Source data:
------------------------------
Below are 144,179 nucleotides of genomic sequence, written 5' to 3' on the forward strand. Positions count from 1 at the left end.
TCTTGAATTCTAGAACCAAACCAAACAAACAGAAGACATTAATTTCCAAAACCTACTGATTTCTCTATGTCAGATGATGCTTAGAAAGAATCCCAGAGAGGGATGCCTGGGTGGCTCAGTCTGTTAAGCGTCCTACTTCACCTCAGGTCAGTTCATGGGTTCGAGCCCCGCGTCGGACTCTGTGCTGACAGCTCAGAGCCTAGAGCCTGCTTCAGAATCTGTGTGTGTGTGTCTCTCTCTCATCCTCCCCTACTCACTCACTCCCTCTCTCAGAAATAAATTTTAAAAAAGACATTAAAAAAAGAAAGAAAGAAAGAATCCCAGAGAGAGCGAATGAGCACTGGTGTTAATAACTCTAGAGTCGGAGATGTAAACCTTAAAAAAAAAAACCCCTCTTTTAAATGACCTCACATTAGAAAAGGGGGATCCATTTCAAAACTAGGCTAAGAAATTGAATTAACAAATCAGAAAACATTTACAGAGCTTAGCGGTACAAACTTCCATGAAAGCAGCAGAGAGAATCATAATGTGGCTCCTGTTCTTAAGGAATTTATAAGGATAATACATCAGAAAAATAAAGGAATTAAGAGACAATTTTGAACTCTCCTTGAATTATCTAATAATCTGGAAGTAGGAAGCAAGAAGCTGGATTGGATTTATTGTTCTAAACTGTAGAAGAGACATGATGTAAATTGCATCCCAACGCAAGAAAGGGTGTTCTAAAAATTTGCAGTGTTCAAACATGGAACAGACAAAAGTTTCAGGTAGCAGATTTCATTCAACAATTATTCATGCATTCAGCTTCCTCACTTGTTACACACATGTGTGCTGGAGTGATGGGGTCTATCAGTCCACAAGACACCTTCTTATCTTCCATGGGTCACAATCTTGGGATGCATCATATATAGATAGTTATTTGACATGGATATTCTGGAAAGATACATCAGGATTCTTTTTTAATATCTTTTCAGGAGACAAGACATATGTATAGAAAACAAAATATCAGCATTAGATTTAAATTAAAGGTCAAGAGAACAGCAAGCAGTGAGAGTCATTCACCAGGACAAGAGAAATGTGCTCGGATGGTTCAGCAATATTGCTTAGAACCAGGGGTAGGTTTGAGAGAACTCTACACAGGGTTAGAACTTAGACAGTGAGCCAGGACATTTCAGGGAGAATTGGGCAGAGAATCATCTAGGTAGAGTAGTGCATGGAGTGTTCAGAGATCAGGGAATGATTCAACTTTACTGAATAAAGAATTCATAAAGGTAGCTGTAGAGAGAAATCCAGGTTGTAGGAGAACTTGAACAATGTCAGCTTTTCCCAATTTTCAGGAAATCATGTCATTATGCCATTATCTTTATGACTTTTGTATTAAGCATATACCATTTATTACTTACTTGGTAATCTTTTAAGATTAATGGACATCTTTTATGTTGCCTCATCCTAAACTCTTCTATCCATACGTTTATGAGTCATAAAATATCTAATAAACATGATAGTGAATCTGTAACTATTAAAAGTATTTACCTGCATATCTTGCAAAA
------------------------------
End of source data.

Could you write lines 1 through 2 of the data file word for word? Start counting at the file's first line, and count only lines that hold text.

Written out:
Below are 144,179 nucleotides of genomic sequence, written 5' to 3' on the forward strand. Positions count from 1 at the left end.
TCTTGAATTCTAGAACCAAACCAAACAAACAGAAGACATTAATTTCCAAAACCTACTGATTTCTCTATGTCAGATGATGCTTAGAAAGAATCCCAGAGAGGGATGCCTGGGTGGCTCAGTCTGTTAAGCGTCCTACTTCACCTCAGGTCAGTTCATGGGTTCGAGCCCCGCGTCGGACTCTGTGCTGACAGCTCAGAGCCTAGAGCCTGCTTCAGAATCTGTGTGTGTGTGTCTCTCTCTCATCCTCCCCTACTCACTCACTCCCTCTCTCAGAAATAAATTTTAAAAAAGACATTAAAAAAAGAAAGAAAGAAAGAATCCCAGAGAGAGCGAATGAGCACTGGTGTTAATAACTCTAGAGTCGGAGATGTAAACCTTAAAAAAAAAAACCCCTCTTTTAAATGACCTCACATTAGAAAAGGGGGATCCATTTCAAAACTAGGCTAAGAAATTGAATTAACAAATCAGAAAACATTTACAGAGCTTAGCGGTACAAACTTCCATGAAAGCAGCAGAGAGAATCATAATGTGGCTCCTGTTCTTAAGGAATTTATAAGGATAATACATCAGAAAAATAAAGGAATTAAGAGACAATTTTGAACTCTCCTTGAATTATCTAATAATCTGGAAGTAGGAAGCAAGAAGCTGGATTGGATTTATTGTTCTAAACTGTAGAAGAGACATGATGTAAATTGCATCCCAACGCAAGAAAGGGTGTTCTAAAAATTTGCAGTGTTCAAACATGGAACAGACAAAAGTTTCAGGTAGCAGATTTCATTCAACAATTATTCATGCATTCAGCTTCCTCACTTGTTACACACATGTGTGCTGGAGTGATGGGGTCTATCAGTCCACAAGACACCTTCTTATCTTCCATGGGTCACAATCTTGGGATGCATCATATATAGATAGTTATTTGACATGGATATTCTGGAAAGATACATCAGGATTCTTTTTTAATATCTTTTCAGGAGACAAGACATATGTATAGAAAACAAAATATCAGCATTAGATTTAAATTAAAGGTCAAGAGAACAGCAAGCAGTGAGAGTCATTCACCAGGACAAGAGAAATGTGCTCGGATGGTTCAGCAATATTGCTTAGAACCAGGGGTAGGTTTGAGAGAACTCTACACAGGGTTAGAACTTAGACAGTGAGCCAGGACATTTCAGGGAGAATTGGGCAGAGAATCATCTAGGTAGAGTAGTGCATGGAGTGTTCAGAGATCAGGGAATGATTCAACTTTACTGAATAAAGAATTCATAAAGGTAGCTGTAGAGAGAAATCCAGGTTGTAGGAGAACTTGAACAATGTCAGCTTTTCCCAATTTTCAGGAAATCATGTCATTATGCCATTATCTTTATGACTTTTGTATTAAGCATATACCATTTATTACTTACTTGGTAATCTTTTAAGATTAATGGACATCTTTTATGTTGCCTCATCCTAAACTCTTCTATCCATACGTTTATGAGTCATAAAATATCTAATAAACATGATAGTGAATCTGTAACTATTAAAAGTATTTACCTGCATATCTTGCAAAA